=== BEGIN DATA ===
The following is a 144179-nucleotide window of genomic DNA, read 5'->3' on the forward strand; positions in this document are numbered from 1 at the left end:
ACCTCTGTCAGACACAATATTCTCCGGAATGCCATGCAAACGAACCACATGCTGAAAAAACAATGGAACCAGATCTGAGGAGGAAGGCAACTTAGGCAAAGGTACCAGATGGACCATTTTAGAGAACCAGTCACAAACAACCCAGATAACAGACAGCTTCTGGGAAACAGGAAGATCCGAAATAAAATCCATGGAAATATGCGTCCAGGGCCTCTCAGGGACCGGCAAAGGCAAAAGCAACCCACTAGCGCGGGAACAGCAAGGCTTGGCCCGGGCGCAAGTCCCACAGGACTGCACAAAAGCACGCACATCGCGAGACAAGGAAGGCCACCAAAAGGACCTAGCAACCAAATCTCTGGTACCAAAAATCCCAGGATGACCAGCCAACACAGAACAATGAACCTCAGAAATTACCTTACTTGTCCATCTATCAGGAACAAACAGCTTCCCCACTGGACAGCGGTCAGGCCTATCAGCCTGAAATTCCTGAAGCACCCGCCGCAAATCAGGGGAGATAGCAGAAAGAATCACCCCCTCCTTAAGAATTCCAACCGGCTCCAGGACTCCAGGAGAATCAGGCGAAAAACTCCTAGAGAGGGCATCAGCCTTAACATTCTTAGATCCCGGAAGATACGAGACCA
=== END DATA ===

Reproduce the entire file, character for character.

The following is a 144179-nucleotide window of genomic DNA, read 5'->3' on the forward strand; positions in this document are numbered from 1 at the left end:
ACCTCTGTCAGACACAATATTCTCCGGAATGCCATGCAAACGAACCACATGCTGAAAAAACAATGGAACCAGATCTGAGGAGGAAGGCAACTTAGGCAAAGGTACCAGATGGACCATTTTAGAGAACCAGTCACAAACAACCCAGATAACAGACAGCTTCTGGGAAACAGGAAGATCCGAAATAAAATCCATGGAAATATGCGTCCAGGGCCTCTCAGGGACCGGCAAAGGCAAAAGCAACCCACTAGCGCGGGAACAGCAAGGCTTGGCCCGGGCGCAAGTCCCACAGGACTGCACAAAAGCACGCACATCGCGAGACAAGGAAGGCCACCAAAAGGACCTAGCAACCAAATCTCTGGTACCAAAAATCCCAGGATGACCAGCCAACACAGAACAATGAACCTCAGAAATTACCTTACTTGTCCATCTATCAGGAACAAACAGCTTCCCCACTGGACAGCGGTCAGGCCTATCAGCCTGAAATTCCTGAAGCACCCGCCGCAAATCAGGGGAGATAGCAGAAAGAATCACCCCCTCCTTAAGAATTCCAACCGGCTCCAGGACTCCAGGAGAATCAGGCGAAAAACTCCTAGAGAGGGCATCAGCCTTAACATTCTTAGATCCCGGAAGATACGAGACCA